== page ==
The Canadian government is specifically concerned with how to allocate the vaccine domestically. The number of COVID-19 vaccine doses that each province will get is still unknown, which is a concern particularly for marginalized populations living in remote communities. Doug Ford suggests 40% of the vaccines will go to Ontarians, which casts doubt on the deployment of the vaccine to Indigenous communities outside of provincial jurisdictions. If such a portion is distributed to a province with the most populated urban centres, it follows that rural communities outside of the province will not benefit. Because poor global populations are already behind in receiving the best vaccines on the market, it is possible that distribution inequality occurs on a domestic scale as well, given the trend of the pandemic proving unfavorable for low-income individuals. Theresa Tam, Canada’s chief public health officer, says Nunavut, which, on November 18, began a two-week shutdown of schools and non-essential businesses, is dealing with a significant rise in cases. The territory reported 10 new COVID-19 infections on Wednesday, bringing its total active cases from 60 to 70. COVID-19 presents significant challenges for Nunavut’s health services, especially in those areas of the territory not equipped to manage what Tam called complex medical emergencies. These areas, among others, need access to a vaccine and could be put on hold for years.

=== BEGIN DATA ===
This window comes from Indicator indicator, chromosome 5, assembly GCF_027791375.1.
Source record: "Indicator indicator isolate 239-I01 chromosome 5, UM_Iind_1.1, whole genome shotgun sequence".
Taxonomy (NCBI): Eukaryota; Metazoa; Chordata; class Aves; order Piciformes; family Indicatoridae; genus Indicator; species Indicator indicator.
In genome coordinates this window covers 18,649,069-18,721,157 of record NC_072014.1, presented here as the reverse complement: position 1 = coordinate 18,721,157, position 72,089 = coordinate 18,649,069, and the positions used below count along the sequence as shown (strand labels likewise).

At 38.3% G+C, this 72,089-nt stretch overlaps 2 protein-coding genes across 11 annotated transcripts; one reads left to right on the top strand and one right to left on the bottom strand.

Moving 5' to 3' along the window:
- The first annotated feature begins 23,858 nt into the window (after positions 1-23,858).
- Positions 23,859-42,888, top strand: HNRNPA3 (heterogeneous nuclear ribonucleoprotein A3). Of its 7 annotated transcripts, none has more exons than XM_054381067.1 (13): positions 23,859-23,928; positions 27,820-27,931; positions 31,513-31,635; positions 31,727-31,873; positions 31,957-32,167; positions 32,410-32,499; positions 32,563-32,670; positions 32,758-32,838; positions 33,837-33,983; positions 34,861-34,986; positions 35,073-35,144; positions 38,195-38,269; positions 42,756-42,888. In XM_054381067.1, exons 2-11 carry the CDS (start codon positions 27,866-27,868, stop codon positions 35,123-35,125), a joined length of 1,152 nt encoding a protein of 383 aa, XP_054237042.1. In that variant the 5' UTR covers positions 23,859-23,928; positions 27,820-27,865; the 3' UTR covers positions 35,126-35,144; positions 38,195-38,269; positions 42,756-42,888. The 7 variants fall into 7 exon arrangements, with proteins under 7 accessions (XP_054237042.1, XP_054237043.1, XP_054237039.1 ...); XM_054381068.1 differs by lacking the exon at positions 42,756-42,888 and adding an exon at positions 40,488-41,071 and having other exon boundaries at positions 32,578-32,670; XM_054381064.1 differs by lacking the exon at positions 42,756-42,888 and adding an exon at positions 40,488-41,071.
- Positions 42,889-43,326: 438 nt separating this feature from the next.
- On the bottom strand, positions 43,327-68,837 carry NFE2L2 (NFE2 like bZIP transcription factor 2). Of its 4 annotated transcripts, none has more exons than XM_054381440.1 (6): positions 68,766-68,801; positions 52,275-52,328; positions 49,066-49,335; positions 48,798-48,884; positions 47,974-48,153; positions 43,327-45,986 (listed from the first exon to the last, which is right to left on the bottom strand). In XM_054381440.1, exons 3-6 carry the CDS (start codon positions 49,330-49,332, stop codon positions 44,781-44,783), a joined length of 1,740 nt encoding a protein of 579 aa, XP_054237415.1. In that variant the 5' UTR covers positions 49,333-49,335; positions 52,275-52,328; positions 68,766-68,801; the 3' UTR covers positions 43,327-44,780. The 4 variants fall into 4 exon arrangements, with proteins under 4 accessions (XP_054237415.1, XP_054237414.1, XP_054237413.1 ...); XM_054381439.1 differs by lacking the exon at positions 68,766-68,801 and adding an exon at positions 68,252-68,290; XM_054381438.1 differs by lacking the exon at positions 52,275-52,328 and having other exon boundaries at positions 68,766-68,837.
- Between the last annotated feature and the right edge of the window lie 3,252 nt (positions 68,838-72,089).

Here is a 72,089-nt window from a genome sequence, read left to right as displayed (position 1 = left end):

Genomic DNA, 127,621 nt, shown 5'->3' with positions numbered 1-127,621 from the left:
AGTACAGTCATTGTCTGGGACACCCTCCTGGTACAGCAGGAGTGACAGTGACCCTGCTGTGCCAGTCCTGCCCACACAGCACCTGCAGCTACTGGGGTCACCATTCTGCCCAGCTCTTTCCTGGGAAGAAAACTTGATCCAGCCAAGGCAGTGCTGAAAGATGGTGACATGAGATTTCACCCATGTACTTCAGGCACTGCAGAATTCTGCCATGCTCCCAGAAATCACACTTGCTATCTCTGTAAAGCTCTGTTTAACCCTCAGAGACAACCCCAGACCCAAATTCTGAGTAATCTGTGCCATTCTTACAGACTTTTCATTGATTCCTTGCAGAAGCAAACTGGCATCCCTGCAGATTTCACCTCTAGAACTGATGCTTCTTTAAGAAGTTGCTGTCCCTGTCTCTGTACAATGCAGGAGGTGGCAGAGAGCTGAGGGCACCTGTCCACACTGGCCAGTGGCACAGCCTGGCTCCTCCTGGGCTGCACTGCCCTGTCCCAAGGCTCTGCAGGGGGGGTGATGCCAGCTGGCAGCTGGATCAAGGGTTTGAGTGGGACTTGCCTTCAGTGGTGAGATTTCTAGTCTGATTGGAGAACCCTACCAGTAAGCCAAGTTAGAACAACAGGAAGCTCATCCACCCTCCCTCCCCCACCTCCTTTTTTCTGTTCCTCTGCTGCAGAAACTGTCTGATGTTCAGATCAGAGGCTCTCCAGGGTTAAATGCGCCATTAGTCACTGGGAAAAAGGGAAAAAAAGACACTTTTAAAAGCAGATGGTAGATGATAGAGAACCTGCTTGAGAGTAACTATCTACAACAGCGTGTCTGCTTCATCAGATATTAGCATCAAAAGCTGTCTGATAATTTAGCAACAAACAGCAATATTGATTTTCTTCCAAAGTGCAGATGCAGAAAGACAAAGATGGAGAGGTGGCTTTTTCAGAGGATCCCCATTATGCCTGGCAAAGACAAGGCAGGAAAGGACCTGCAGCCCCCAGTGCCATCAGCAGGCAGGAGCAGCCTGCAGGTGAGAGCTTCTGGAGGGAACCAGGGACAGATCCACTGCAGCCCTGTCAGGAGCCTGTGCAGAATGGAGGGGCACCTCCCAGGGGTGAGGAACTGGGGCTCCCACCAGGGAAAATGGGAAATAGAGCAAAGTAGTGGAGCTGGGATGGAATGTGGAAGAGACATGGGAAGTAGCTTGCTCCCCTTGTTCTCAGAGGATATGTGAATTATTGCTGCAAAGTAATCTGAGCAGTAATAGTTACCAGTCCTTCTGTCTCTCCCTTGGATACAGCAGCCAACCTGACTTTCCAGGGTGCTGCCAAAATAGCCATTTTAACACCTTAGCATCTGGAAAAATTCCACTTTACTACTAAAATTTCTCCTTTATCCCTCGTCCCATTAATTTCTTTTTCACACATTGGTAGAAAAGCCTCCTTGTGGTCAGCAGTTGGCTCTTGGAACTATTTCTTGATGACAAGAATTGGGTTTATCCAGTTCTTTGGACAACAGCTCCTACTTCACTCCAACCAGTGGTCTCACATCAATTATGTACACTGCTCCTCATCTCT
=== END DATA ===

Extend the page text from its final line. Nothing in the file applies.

Essential workers and others who face increased risks related to COVID-19 should be vaccinated before everyone else, according to new recommendations submitted to the federal government. The National Advisory Committee on Immunization (NACI) recommends prioritizing the following specific groups: those at high risk of severe illness and death from COVID-19, including older populations, essential workers and caregivers who work with seniors. It is not yet clear whether the federal, provincial and territorial governments will follow these guidelines. Currently, there is no official rollout plan that indicates whether these recommendations will in fact be implemented. In order for a vaccine rollout to be successful, information will have to be easily accessible to the public, policy makers and stakeholders. As of yet, this information has been enigmatic—much like the rest of the decisions surrounding COVID-19.
Sonja Perisic is a first year Master of Public Policy candidate at the University of Toronto’s Munk School of Global Affairs & Public Policy. Her interests are in environmental, social, and urban policy. Sonja holds a Bachelor of Arts (Honours) in English from the University of Toronto.